Home 5 Ag Stories Farm Bureau Leader Reacts To New Secretary of Agriculture Nominee

Farm Bureau Leader Reacts To New Secretary of Agriculture Nominee

by Ken Root

Sonny Perdue

We finally have a nominee for U.S. Secretary of Agriculture.

He is Former Georgia Governor Sonny Perdue, age 70, Farm groups including the American Farm Bureau Federation are strongly endorsing Perdue to head USDA.

Sonny Purdue became a veterinarian in the 1960’s and then started Agricultural Supply and Service businesses in Georgia.

He was named to the Trump Cabinet yesterday as the last member to be appointed.

AFBF National Vice President, Scott VanderWal

AFBF National Vice President, Scott VanderWal, from South Dakota, says Perdue has a strong background and commitment to the business of agriculture.

He was a founding partner for a grain merchandising company with elevators in Georgia and South Carolina, And VanderWal says he understands issues such as immigration reform and trade.

In 2011, Perdue formed a trading company focusing on exports, so VanderWal says he also knows how important trade and trade agreements are to agriculture. That leaves them hopeful that as Ag Secretary he will help avoid trade wars with export partners like Canada, Mexico and China,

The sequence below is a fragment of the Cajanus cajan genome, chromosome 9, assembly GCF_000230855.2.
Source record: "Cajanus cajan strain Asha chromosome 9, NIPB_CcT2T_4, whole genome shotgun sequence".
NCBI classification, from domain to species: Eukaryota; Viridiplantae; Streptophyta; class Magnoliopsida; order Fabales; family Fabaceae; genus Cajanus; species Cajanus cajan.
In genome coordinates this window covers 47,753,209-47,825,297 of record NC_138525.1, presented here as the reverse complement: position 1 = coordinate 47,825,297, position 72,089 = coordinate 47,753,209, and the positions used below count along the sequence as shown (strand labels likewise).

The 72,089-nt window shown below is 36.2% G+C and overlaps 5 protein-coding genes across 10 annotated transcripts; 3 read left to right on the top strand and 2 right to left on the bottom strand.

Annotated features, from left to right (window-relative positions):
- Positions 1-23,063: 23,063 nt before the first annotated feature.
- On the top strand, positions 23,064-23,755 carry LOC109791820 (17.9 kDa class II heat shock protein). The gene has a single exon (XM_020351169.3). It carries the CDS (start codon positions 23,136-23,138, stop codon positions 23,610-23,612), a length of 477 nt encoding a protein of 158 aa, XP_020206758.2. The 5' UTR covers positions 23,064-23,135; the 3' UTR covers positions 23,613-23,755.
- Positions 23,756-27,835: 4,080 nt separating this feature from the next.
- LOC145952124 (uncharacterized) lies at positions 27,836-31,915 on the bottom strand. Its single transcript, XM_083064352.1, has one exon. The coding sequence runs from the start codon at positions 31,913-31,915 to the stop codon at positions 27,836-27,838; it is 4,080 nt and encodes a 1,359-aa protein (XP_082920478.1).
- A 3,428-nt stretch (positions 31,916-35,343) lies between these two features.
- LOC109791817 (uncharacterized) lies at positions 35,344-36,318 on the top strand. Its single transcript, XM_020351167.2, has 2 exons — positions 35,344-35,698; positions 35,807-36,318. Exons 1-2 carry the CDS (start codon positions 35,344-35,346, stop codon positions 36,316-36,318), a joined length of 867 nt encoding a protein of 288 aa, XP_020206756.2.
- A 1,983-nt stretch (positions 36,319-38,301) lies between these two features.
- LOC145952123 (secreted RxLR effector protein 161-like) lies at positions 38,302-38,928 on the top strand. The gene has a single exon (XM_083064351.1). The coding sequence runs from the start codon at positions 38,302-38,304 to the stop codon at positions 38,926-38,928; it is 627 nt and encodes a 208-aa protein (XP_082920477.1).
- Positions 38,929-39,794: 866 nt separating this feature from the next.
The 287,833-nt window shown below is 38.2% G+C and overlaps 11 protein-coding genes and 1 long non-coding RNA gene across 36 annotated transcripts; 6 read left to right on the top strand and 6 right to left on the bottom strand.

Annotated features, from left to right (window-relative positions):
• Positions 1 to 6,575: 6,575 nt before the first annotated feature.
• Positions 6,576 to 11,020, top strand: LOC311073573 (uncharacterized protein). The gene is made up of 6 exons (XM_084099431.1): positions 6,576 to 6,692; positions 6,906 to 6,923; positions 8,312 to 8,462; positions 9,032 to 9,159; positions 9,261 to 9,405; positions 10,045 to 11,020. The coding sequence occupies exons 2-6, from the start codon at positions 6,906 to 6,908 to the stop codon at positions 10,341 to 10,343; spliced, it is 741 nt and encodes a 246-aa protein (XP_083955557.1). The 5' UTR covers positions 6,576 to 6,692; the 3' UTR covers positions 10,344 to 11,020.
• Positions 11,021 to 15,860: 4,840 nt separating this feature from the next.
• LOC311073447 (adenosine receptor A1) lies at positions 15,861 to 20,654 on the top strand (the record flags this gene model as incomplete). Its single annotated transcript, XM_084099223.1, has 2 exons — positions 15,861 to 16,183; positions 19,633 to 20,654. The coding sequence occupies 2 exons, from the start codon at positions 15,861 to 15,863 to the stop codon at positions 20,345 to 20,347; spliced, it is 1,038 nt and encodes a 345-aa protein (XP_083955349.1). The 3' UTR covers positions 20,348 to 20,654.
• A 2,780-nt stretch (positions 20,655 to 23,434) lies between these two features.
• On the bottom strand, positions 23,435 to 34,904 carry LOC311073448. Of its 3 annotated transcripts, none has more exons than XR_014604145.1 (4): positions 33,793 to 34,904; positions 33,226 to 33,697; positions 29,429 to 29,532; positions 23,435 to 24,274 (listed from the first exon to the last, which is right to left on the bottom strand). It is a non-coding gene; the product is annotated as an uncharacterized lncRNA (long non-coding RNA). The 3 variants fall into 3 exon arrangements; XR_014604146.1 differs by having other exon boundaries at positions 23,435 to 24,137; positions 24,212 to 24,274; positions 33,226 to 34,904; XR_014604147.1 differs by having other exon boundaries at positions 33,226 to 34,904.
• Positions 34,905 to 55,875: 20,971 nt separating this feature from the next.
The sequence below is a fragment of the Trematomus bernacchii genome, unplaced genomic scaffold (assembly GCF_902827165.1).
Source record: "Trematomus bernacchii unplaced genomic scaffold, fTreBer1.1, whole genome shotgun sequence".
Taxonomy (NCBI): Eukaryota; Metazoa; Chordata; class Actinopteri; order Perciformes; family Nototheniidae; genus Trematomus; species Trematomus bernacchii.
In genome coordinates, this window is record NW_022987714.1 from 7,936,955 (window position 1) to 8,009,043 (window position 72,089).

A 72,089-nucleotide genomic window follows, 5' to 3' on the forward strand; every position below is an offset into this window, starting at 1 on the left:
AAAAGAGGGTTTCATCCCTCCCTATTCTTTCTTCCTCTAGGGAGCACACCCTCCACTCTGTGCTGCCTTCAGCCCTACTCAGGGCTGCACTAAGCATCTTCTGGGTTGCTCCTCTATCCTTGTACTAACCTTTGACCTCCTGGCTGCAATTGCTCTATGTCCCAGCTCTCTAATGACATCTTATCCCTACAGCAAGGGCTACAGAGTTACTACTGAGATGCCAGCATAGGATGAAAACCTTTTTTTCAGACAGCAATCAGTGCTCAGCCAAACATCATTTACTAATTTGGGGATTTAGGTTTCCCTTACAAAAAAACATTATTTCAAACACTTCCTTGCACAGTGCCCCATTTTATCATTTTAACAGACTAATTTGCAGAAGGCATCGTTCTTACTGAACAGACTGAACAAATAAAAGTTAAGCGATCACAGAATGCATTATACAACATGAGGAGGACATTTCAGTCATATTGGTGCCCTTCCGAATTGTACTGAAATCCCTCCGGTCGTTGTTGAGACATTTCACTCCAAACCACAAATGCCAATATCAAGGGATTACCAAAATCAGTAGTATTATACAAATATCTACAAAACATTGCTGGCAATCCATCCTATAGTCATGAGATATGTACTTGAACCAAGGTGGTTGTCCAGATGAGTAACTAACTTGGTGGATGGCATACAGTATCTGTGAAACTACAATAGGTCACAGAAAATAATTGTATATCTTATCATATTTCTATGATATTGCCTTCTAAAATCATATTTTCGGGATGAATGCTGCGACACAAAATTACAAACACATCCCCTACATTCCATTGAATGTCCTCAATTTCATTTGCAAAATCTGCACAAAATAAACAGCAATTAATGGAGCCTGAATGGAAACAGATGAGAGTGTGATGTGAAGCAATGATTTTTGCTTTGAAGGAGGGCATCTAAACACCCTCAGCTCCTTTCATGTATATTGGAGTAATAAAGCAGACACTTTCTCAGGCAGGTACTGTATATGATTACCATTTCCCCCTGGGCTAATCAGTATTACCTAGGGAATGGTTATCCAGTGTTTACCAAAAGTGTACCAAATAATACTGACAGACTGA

VanderWal says the Ag Secretary nominee also realizes the impact regulations have on a farmer’s bottom line and will be a leader in reform.

VanderWal says they expect easy and swift confirmation of Perdue by the Senate.

On a personal note, you might expect that a 44 year broadcaster might have crossed paths with Sonny Perdue in years past. I did, but in a different venue.

In 1989, I was in Washington D.C. as the executive director of a new agrichemical dealer association. One of my board members was from Georgia. He was a quiet and respectful fertilizer dealer who asked me to call his boss to get his blessing to run for national office.

His boss was Sonny Perdue. It was a delightful conversation as he endorsed the fertilizer manager and promised support if he were elected.

In the years that followed, I watched Dr. Perdue run for state representative, then senator and finally switch parties and become the first republican governor of Georgia since the 1860’s.